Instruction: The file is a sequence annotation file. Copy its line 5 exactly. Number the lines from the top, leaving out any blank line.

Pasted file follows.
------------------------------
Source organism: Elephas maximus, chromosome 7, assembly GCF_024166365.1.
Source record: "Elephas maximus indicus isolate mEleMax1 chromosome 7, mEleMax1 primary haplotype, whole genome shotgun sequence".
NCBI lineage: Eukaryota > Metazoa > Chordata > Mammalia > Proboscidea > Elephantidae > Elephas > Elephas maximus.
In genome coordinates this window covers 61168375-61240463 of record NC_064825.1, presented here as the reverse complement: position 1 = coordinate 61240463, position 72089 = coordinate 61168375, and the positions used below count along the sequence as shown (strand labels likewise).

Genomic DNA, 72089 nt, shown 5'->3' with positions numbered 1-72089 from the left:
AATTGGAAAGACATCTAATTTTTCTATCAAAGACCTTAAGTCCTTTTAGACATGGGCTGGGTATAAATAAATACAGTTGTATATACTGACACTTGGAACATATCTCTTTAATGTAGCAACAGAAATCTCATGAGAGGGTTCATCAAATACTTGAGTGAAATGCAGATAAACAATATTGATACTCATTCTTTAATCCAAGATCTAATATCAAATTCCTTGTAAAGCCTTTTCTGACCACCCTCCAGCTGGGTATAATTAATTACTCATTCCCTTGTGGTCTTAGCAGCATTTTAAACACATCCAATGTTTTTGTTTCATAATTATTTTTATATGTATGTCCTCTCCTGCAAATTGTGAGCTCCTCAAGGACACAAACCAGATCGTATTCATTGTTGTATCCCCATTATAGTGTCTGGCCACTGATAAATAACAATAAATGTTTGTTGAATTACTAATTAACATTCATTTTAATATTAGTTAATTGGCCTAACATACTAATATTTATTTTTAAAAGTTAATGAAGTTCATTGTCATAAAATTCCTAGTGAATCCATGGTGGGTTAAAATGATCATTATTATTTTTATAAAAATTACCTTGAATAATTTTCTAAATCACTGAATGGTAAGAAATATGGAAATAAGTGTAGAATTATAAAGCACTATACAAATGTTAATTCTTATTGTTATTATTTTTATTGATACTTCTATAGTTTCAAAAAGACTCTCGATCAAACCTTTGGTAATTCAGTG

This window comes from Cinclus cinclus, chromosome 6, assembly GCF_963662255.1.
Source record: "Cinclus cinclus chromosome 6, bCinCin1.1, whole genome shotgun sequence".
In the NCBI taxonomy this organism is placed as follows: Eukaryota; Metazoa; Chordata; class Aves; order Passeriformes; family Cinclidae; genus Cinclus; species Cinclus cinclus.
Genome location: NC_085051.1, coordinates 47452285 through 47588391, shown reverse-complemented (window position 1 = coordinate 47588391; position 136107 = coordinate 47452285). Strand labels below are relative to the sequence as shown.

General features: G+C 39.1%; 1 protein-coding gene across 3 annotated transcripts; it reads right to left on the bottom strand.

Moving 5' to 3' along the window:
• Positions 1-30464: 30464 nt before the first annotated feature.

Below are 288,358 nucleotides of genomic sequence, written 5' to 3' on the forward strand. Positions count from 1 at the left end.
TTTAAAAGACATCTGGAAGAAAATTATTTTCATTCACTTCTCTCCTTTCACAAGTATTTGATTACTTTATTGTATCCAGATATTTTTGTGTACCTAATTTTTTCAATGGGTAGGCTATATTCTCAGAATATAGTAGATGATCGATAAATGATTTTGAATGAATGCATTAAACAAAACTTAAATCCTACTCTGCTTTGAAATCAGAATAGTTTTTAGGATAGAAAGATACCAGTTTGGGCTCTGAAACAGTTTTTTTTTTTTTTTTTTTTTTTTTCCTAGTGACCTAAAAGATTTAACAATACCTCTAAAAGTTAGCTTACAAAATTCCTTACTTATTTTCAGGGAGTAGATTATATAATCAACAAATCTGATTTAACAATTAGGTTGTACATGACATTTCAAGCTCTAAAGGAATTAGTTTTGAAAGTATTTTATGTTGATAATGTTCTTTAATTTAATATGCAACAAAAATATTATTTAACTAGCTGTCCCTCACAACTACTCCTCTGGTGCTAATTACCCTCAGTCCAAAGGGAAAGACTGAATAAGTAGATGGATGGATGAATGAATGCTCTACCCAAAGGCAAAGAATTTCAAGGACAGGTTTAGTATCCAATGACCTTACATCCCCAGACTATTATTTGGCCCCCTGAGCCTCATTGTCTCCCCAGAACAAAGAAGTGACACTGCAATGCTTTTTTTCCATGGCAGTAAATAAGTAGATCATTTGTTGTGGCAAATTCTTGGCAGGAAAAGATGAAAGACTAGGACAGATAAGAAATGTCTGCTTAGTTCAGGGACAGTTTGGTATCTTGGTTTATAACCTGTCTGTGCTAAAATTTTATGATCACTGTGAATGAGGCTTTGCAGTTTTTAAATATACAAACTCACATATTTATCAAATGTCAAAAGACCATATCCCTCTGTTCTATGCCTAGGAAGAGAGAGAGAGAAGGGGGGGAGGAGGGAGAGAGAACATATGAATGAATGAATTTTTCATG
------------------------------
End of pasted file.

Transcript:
Genomic DNA, 72089 nt, shown 5'->3' with positions numbered 1-72089 from the left: